UN’s Sustainable Development Goals have never been more important
By Ida Bratting Kongsted, CEO of The Danish Management Society (VL) and Christian Honoré, Partner at 3B IMPACT
In 2019, Danish Management Society (VL), Danish Industry Foundation and 3B IMPACT launched the first app in the world with the sole purpose of inspiring corporate executives to integrate the United Nations (UN) 17 Sustainable Development Goals into their businesses. The Global Goals Business Navigator App was recently updated and focuses even more on business’s corporate responsibility work.
You may think it’s irrelevant or even unreasonable to be talking about corporate’s social responsibility, the environment and a better world in a critical situation like the one we are facing around the COVID-19 pandemic. A time where lockdowns have taken a serious toll on the global economy, a time where stock markets are bleeding and we are struggling with consequences of an economic downturn involving declining economic growth, bankruptcies and businesses in bad economic shape. But, in fact, the UN’s Sustainable Development Goals have never been more relevant. Why? Because we are not just facing a phase of rebuilding and reconstructing the world as it used to be pre-COVID-19, we are facing something far more complex. We have a genuine opportunity to build a more resilient, global system that is better than the previous one struck so hard by COVID-19.
The pandemic has provided insight into how closely the world connects across borders and societies. So close, that “(…) someone coughing or sneezing in the Hubei Province in China can trigger an avalanche in Milan and Italy (…)” says Lisbeth Knudsen, Editor-in-Chief at the Danish media Mandag Morgen and Altinget. The challenges ahead of us are joint challenges demanding joint solutions, and the UN’s Sustainable Development Goals represent 17 glowing lights for every CEO who wants to contribute to and influence what happens tomorrow. In this process, the Global Goals Business Navigator App could become a small piece in a grand puzzle to create a world that must change for the better. One that is more resilient towards global challenges like pandemics and related challenges such as climate change. Now is the time for all of us to decide what our global system should look like to better prevent and withstand global crises situations. To do that, the CEOs of the world will need some inspiration.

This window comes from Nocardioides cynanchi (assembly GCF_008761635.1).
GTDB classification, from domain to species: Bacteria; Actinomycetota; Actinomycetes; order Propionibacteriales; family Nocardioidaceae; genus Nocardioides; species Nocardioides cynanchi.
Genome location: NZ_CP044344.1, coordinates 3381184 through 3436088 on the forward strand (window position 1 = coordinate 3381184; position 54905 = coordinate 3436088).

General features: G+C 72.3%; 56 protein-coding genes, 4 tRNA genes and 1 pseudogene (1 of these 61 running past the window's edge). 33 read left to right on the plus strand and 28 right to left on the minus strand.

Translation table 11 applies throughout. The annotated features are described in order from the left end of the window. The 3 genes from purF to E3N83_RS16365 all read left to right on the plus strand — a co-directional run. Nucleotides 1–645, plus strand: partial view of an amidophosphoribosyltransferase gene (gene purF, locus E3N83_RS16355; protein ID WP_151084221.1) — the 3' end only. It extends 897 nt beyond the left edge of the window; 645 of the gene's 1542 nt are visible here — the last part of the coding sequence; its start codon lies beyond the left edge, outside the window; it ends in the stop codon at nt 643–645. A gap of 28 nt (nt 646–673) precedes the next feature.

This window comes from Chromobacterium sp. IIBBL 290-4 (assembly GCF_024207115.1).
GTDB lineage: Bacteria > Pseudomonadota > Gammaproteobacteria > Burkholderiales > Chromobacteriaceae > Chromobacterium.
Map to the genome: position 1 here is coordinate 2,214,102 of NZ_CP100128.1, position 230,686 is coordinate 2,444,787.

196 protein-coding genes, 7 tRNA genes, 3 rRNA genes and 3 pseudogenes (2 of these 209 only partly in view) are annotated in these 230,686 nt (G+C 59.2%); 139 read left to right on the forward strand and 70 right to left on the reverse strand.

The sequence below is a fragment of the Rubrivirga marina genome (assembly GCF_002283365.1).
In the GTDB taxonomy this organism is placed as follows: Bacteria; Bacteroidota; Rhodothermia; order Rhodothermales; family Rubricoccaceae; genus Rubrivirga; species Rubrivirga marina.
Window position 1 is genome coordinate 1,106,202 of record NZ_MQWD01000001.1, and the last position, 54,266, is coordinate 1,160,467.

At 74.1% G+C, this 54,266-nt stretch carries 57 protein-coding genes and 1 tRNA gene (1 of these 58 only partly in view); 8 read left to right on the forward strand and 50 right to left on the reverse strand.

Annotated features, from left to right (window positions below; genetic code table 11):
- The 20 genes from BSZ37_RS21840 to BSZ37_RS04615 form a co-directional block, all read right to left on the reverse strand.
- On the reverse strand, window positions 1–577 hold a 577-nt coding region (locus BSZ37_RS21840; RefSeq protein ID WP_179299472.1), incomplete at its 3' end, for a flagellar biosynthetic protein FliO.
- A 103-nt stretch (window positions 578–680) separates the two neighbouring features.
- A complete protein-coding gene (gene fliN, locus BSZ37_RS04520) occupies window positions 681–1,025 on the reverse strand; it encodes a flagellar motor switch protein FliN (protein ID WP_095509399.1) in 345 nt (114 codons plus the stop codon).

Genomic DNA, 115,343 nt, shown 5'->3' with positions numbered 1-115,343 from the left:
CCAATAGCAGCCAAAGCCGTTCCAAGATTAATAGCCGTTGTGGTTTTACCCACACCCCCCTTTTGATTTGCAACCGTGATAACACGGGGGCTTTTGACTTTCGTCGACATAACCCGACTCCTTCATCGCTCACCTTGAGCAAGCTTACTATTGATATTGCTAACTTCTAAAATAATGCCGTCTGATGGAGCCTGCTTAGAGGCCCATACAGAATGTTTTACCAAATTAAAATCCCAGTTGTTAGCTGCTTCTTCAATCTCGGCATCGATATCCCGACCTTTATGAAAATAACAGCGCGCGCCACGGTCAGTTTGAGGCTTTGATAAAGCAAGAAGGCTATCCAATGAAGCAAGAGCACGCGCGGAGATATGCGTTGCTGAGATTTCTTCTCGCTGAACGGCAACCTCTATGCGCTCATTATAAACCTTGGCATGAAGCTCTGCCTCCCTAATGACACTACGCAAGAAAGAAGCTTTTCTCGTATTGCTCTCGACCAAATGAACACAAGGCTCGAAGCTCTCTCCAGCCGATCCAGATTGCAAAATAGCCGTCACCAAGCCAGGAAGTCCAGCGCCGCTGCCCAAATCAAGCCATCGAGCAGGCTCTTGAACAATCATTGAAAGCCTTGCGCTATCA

The COVID-19 pandemic has proven the importance of global cooperation across borders and across businesses and industries. It has also proven the importance of delivering the UN’s Sustainable Development Goals to create a solid foundation and a safe road ahead of the global population. As an example, reaching Goal 3 on ensuring good health would significantly strengthen the healthcare sector of all countries and their capacity to act rapidly in situations like the COVID-19 pandemic, and it would improve risk evaluations and efficiency in handling national and global health risks.
The COVID-19 pandemic transformed a global health crisis into a financial crisis, just like it could happen in other areas relevant to reaching the UN’s Sustainable Development Goals, such as our global climate (Goal 13). According to an analysis by McKinsey, increasing consequences of the global climate crisis, like flooding and droughts, could cause an economic shockwave. One that compares with what we have seen during the COVID-19 pandemic and that includes a global supply chain melt down, drastic changes in consumer behaviour, and examples as we have seen during the pandemic in the US where most of their meat production was shutting down.
The interest from businesses in becoming frontrunners and taking on more social and environmental responsibility is picking up. Analysis by Lloyds Bank concludes how Hurricane Sandy resulted in a 30% loss on insurances in New York in 2012. Another study is showing that the number of properties in the UK at risk of being negatively affected by floods will double by 2035.
The discussion around business’s corporate responsibility is obviously not new. It’s safe to say that most CEOs are now aware that modern consumers are largely choosing products from corporates they consider as displaying a responsible behaviour while punishing the rest. The same goes for employees looking for purposeful work, while investors are becoming increasingly interested in investment opportunities with a low ESG (environmental, social, governance) risk.
All of this is representing several challenges for corporates, but it also represents new opportunities. For those who understand the need to navigate in this new world, the reward is great and the competitive advantages are many.
(This op-ed was published in Danish in Børsen 04.08.2020.)
Photo by Anastasiia Chepinska on Unsplash